Auricular branch of vagus nerve
|Nerve: Alderman's nerve|
|Plan of upper portions of glossopharyngeal, vagus, and accessory nerves. (Auricular labeled at top center.)|
|Latin||ramus auricularis nervi vagi|
|Gray's||subject #205 911|
The auricular branch of the vagus nerve is often termed the Alderman's nerve or Arnold's nerve. The latter name is an eponym for Friedrich Arnold. It supplies sensory innervation to the skin of the ear canal.
It arises from the jugular ganglion, and is joined soon after its origin by a filament from the petrous ganglion of the glossopharyngeal; it passes behind the internal jugular vein, and enters the mastoid canaliculus on the lateral wall of the jugular fossa.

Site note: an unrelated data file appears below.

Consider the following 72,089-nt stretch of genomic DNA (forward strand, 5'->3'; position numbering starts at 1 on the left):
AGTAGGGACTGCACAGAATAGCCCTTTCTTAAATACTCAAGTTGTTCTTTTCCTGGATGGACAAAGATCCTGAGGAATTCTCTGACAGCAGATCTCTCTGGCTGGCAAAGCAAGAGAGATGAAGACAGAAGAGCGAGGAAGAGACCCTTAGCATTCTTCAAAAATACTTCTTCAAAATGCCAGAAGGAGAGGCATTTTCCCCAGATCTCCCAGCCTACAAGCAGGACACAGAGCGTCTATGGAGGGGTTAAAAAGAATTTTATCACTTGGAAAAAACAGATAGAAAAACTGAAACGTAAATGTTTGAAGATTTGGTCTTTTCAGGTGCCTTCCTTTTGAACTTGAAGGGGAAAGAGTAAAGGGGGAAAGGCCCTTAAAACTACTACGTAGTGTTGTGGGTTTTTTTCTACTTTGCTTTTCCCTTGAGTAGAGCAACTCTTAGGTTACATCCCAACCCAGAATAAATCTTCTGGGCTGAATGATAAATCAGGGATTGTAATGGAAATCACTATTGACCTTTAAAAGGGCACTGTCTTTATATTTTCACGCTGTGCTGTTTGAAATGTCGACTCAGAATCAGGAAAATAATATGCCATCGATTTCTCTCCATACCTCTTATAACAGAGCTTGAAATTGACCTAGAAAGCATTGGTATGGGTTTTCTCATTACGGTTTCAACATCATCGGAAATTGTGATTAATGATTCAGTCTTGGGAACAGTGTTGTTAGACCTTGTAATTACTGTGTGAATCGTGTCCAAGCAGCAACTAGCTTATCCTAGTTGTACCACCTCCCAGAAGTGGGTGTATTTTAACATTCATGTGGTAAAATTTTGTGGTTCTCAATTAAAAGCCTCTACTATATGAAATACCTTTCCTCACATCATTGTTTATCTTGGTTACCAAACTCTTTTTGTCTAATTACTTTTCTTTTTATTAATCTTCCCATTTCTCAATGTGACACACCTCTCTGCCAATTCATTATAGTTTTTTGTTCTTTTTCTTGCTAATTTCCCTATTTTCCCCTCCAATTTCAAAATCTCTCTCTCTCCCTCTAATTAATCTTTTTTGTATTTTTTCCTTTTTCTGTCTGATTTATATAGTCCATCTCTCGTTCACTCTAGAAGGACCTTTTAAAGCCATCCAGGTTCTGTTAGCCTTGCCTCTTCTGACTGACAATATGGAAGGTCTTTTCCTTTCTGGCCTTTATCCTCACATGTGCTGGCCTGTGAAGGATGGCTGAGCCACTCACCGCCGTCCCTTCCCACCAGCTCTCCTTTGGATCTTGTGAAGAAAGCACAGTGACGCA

The nerve reaches the surface by passing through the tympanomastoid fissure between the mastoid process and the tympanic part of the temporal bone, and divides into two branches:
- one joins the posterior auricular nerve.
- the other is distributed to the skin of the back of the auricula and to the posterior part of the external acoustic meatus.
This nerve may be involved by the glomus jugulare tumour.
In a small portion of individuals, the auricular nerve is the afferent limb of the Ear-Cough or Arnold Reflex. Physical stimulation of the external acoustic meatus innervated by the auricular nerve elicits a cough, much like the other cough reflexes associated with the vagus nerve. Rarely, on introduction of speculum in the external ear, patients have experienced syncope due to the stimulation of the auricular branch of the vagus nerve.
- synd/258 at Who Named It?
- Brendan J. Canning, PhD (January 2006). "Anatomy and Neurophysiology of the Cough Reflex". CHEST. Retrieved 2009-03-09.